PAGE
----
In recent months,safety concernsanddeep operating losseshave cast doubt on the long-term prospects of the electric scooter and bike-share industry. American mobility networks like Lime and Bird are devouring so many e-bikes and scooters that even Chinese manufacturersworry their pace is unsustainable.
But while individual companies may struggle, suchmicromobilityisn’t doomed. For proof, we need only look to China, which already has roughly 200 million electric bicycles and scooters on its streets. If American cities canmake spacefor electric scooters and bicycles, they can incubate technologies that will change the face of urban transportation.
The story of micromobility starts long before electric scooters appeared in Southern California in 2017. Starting in the 1990s,Taiwan sought to promote electric bikesas an environmentally friendly alternative to dirty, 2-stroke motorcycles. But the e-bike industry really achieved scale across the Taiwan Strait, in China. From 1998 to 2005, e-bike ownership in Chinasoaredfrom 40,000 to over 10 million.
This boom was unintentionally fueled by government policy. In 1996, city officials began banning gasoline-powered motorcycles from city centers due to air pollution concerns. E-bikes, which eliminate local air pollution and have been shown toreduce CO2 emissions by roughly 98 percenton a per-mile basis compared to cars, filled the void. Micromobility received another boost in 2005, when an outbreak of SARS, the highly contagious and potentially fatal pulmonary virus, drove Chinese commuters away from public transport.
China now has more than 200 million e-bikes, about one for every Chinese car. China’s e-bikes have helped spawn entirely new classes of vehicles, including the electric scooters proliferating in US cities today.
In America, companies like Bird and Lime have combined micromobility with another Chinese innovation: dockless technology. In 2015, Chinese companies like Ofo and Mobike deployed fleets of bicycles that used wireless networks and apps to track vehicles on city streets, eliminating the need for docking stations. American mobility networks took this one step further by electrifying dockless bike and scooter shares.
Within a few years, micromobility will form the basis for a vast physical network of data, people, and retail. Lime and Bird hope to design, deploy, and harvest data from this project. They will also develop new vehicles that will have as much in common with today’s crude scooters as the iPhone did with its clamshell predecessors.
In fact, the iPhone is a good analogy in more ways than one. While iPhones are built in China, much of the profit comes back to US designers and mobile carriers. In 2016, the iPhone 7 debuted at a price of $649. IHS-Markitestimatedthat only about $8.46 went to China; the lion’s share of the value went to the US and Japan. iPhones also support monthly subscription fees, an $11 billion app ecosystem, and a massive accessories market.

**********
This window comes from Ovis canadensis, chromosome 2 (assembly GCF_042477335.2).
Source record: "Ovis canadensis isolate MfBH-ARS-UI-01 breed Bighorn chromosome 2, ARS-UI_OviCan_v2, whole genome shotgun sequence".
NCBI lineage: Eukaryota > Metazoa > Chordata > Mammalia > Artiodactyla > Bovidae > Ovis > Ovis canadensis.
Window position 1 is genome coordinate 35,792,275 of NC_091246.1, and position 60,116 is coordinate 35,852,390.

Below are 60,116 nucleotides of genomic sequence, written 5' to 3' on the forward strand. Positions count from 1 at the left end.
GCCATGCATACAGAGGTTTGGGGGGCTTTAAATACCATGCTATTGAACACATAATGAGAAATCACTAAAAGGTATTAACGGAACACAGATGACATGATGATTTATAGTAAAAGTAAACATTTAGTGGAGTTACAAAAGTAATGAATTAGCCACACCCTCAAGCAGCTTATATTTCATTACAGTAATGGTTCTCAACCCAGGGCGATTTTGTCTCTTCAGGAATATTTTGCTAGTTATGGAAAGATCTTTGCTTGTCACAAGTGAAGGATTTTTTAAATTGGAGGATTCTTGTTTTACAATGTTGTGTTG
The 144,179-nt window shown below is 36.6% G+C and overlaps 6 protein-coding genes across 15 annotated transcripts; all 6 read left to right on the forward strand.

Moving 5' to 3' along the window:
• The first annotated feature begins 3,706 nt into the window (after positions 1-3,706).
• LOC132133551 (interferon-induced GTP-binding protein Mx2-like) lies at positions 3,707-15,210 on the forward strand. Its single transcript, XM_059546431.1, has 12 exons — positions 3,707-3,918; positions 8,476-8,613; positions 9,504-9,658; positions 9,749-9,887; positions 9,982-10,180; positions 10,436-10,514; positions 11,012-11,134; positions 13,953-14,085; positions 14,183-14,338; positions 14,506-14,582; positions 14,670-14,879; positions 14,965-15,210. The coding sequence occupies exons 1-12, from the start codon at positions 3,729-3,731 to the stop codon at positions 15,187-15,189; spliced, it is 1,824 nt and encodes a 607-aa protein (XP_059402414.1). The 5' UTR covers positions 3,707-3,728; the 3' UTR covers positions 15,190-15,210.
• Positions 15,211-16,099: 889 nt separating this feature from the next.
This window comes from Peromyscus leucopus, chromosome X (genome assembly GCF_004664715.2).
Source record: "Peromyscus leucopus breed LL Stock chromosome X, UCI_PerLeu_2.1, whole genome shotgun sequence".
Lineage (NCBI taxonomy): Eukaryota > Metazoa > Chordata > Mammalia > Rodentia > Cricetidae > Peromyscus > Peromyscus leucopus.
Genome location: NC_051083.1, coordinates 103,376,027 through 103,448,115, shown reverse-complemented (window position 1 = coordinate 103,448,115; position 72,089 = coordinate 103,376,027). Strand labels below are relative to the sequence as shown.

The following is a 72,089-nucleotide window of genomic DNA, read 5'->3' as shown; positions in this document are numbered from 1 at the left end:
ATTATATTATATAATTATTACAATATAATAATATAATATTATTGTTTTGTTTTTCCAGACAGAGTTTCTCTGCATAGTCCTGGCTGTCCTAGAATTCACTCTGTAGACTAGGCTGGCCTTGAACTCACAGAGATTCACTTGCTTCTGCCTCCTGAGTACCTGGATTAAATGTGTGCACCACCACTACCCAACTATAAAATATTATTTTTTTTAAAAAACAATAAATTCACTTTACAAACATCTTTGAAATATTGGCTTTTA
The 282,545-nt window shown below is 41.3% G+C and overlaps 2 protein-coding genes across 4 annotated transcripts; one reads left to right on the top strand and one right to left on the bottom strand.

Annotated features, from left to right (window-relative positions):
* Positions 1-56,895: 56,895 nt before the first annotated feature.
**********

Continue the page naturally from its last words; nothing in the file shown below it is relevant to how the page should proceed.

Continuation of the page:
Micromobility holds similar potential. The industry will spawn new business models, software platforms, subscription fees, and product ecosystems. All this will enable increased productivity, a reduction in emissions and air pollution, and massive savings in time and fuel.
Just as we have come to rely on telecommunications, we all rely on mobility. In many cases, micro will be the best way to supply this demand. This is as true in car-crazy America, where roughly 60 percent of car trips are under 6 miles long, as it is in Beijing or Manilla. McKinsey estimates that in the US, EU, and China micromobility could be a$300 billion to $500 billion marketby 2030. Barclays predicts the market will be worth nearly $900 billion.
Perhaps most importantly, micromobility can be scaled with eye-popping speed. But for the US to get a piece of this pie, we need to start rethinking some fundamentals of our car-obsessed society.
American cities will need to dedicate public roads to micromobilty as they have in China, where massive protected bike lanes flank boulevards. Cyclists on 40-pound vehicles should not be forced to ride shoulder to shoulder with cars weighing 4,000 pounds. Asking them to do so is dangerous and impractical.
Policy and infrastructure are critical. Unlike transit, micromobility can thrive without subsidies. Indeed, the movement can save cities money by improving the utilization of existing roads and addressing the “last mile” challenges of urban transit systems.
If American cities follow China’s lead and make space for electric scooters and bikes, we can improve air quality and traffic congestion while slashing carbon emissions. The US can and should lead the way. If we don’t, we’ll miss out on one of the key growth opportunities of the 21st century economy.
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